This film marks the beginning of the end for Hammer Studios. They had hoped it would be the first in a series of movies to rescue the company from it’s financial decline. That was not to happen. Kronos failed to do well enough in the theaters to help. Luckily it’s now gained a bit of a cult following. This one is not as impressive as my favorite Hammer films, but absolutely worth watching. It is fast-paced, and not missing much of the late-period Hammer naughtiness and violence. Vampire Hunter is on the cheesy side, so make sure to enjoy it with an open mind, and your favorite psychoactive substance.
Crazy. Awkward. Stupid at times. Lots of “overacting.” Totally inappropriate by modern standards. At least two full-blown George C. Scott yelling rants. A very ‘70s sexual assault that is somehow also consensual. Oh, and it’s a comedy! In the end, a challenging, but quite amusing example of Anomalous Cinema. I also enjoyed seeing Diana Rigg (The Avengers, Theater of Blood, etc.) and Richard Dysart (who we all know best from The Thing).
In a bleak future, Judge Dredd is a brutal super-cop who teams up with a trainee to take on a drug gang. I learned a major lesson with this one. I was so staunchly against big budget Hollywood movies at the time that I didn’t even contemplate seeing it in the theater. Huge mistake. Not only is it absolutely amazing, it was in 3D. Not the static, pointless, 3D either. We’re talking the lovingly crafted kind. Now I pay much closer attention, and don’t automatically dismiss any movie in a genre of interest before doing my research.
I’m kind of depressed now. What were we talking about?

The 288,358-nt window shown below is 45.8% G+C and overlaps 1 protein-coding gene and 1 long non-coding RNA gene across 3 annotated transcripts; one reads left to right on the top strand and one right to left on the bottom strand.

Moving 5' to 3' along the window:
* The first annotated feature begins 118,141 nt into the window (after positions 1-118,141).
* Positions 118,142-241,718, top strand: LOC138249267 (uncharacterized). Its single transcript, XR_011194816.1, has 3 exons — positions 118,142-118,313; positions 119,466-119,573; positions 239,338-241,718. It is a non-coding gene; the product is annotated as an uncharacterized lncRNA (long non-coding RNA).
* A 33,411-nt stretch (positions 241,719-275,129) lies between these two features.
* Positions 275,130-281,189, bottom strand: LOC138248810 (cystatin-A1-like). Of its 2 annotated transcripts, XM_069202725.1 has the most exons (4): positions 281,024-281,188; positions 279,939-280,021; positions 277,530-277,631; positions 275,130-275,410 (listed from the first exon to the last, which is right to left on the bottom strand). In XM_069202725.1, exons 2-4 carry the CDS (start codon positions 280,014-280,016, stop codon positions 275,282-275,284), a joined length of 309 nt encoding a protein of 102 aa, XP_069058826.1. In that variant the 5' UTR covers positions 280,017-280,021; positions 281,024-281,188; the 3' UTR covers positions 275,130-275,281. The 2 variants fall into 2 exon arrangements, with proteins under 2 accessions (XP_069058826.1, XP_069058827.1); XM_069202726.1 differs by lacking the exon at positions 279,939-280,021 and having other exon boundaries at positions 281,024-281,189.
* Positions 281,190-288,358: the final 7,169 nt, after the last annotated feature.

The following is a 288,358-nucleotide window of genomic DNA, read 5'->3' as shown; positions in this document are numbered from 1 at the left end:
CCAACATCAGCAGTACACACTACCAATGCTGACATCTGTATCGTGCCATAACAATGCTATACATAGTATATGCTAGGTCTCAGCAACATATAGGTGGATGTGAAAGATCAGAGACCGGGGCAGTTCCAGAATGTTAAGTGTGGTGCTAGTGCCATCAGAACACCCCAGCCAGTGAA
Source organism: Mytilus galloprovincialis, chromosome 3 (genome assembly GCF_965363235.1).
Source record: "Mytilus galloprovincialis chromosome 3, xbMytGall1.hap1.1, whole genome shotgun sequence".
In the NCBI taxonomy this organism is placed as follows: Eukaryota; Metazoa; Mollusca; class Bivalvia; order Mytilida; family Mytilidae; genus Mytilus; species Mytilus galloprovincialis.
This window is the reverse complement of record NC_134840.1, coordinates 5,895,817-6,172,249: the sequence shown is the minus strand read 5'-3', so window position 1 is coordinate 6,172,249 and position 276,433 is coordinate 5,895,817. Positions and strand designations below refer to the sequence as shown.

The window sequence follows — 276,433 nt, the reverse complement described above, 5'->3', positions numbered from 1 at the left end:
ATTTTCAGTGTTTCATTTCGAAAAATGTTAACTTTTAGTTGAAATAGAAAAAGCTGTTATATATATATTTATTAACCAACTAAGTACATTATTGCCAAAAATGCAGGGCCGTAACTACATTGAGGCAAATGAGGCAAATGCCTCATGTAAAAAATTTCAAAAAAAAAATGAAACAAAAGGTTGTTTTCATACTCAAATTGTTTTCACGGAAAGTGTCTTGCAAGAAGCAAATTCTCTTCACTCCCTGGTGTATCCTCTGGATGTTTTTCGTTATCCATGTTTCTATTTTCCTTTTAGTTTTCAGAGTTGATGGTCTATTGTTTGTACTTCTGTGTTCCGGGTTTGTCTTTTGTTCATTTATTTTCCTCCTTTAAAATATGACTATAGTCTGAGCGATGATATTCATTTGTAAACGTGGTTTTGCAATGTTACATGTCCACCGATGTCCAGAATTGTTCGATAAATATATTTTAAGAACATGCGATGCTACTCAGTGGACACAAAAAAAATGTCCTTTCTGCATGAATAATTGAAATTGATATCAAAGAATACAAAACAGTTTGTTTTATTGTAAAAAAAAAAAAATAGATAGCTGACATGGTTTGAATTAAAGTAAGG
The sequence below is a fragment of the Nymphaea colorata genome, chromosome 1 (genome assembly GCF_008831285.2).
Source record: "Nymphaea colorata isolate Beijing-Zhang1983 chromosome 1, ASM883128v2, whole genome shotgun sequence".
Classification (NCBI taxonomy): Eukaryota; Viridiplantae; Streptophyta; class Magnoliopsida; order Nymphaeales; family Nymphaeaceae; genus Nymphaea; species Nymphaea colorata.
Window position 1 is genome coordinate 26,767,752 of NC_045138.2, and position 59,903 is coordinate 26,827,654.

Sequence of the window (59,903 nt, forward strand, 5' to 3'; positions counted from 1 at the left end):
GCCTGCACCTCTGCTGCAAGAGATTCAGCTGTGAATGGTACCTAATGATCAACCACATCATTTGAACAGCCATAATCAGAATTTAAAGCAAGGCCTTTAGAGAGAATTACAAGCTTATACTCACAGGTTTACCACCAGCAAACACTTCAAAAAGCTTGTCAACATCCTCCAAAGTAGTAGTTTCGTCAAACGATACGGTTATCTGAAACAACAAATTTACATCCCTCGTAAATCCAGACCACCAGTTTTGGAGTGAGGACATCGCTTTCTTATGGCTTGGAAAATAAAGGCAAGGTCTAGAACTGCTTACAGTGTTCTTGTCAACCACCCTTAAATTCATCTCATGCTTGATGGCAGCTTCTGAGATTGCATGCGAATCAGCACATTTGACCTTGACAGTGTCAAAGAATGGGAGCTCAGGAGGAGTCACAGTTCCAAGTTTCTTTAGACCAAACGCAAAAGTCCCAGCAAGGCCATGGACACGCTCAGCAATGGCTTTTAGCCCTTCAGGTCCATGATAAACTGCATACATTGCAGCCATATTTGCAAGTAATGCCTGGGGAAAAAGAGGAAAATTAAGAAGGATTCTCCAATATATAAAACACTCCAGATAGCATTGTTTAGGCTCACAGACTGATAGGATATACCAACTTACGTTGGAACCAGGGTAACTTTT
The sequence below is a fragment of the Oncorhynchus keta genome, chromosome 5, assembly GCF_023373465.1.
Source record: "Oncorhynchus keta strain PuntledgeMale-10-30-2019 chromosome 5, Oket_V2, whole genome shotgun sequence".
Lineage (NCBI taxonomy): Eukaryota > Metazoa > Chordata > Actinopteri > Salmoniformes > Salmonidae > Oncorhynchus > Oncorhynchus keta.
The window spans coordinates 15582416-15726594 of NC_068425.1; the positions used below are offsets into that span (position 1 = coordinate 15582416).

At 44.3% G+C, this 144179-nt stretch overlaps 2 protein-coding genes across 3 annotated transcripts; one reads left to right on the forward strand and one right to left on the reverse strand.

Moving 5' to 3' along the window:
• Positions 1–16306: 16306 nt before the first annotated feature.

Oh yes… Dredd.
It’s one of the very best action movies made in the last 20 years. There was talk of making it into a TV series. Didn’t happen. There was also a petition to make a sequel. Nope. Well, at least we have Dredd. It’s a thing of pitch black beauty.
On January 30, 1972 British troops opened fire on a civil rights protest in Ireland. This is a well-made dramatization of the events. From what I have read, it is historically accurate, minus a few minor errors. Bloody Sunday is just as grim and violent as you would imagine, but important viewing for everyone.
Not available on Blu-ray.
This is Akira Kurasawa’s samurai adaptation of Shakespeare’s King Lear. I was a twelve year old Japanophile back when this came out, and begged my mom to take me. It was not at all what I expected. I was probably hoping for something closer to Revenge of the Ninja. However it left an impression on this future cinema nerd for sure. This is a deliberately paced, epic drama, with some impressive fight and battle sequences. The title translates to “chaos,” and there’s a lot of that too. Other than the fact that this is a nearly perfect work of filmmaking, there is one part that makes this absolute Anomalous Cinema. A pitch black post-battle sequence that is so morbidly beautiful that it absolutely blew my mind the last time I watched the film. The imagery, along with Tōru Takemitsu’s fantastic score, make for one of the most powerful scenes I’ve ever experienced. I feel sorry for my mom, but it wasn’t nearly as traumatic as when she took me to see Full Metal Jacket. I’m positive she regretted that choice.